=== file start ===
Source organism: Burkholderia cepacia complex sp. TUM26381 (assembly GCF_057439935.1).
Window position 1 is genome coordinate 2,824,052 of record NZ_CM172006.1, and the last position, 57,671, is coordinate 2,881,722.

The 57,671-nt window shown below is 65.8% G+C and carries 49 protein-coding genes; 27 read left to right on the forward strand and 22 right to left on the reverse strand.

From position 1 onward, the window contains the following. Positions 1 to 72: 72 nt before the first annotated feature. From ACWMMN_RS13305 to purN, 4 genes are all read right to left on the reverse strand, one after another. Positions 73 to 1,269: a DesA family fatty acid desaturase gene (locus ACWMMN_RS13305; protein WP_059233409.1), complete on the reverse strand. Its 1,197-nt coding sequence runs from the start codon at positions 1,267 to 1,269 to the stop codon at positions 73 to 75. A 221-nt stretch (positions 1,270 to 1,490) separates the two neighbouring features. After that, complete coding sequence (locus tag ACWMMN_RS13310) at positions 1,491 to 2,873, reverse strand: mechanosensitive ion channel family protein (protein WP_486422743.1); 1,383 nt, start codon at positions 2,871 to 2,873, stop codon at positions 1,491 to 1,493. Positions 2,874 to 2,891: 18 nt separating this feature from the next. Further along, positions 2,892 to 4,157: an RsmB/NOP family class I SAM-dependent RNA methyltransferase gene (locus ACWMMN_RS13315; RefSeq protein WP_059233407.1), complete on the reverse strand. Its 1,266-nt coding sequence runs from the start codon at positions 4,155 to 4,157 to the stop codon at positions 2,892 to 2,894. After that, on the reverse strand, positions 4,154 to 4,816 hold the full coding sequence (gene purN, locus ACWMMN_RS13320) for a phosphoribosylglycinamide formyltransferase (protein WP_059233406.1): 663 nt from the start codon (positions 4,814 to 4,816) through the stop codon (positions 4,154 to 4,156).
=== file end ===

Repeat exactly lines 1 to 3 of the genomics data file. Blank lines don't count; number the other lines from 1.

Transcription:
Source organism: Burkholderia cepacia complex sp. TUM26381 (assembly GCF_057439935.1).
Window position 1 is genome coordinate 2,824,052 of record NZ_CM172006.1, and the last position, 57,671, is coordinate 2,881,722.

The 57,671-nt window shown below is 65.8% G+C and carries 49 protein-coding genes; 27 read left to right on the forward strand and 22 right to left on the reverse strand.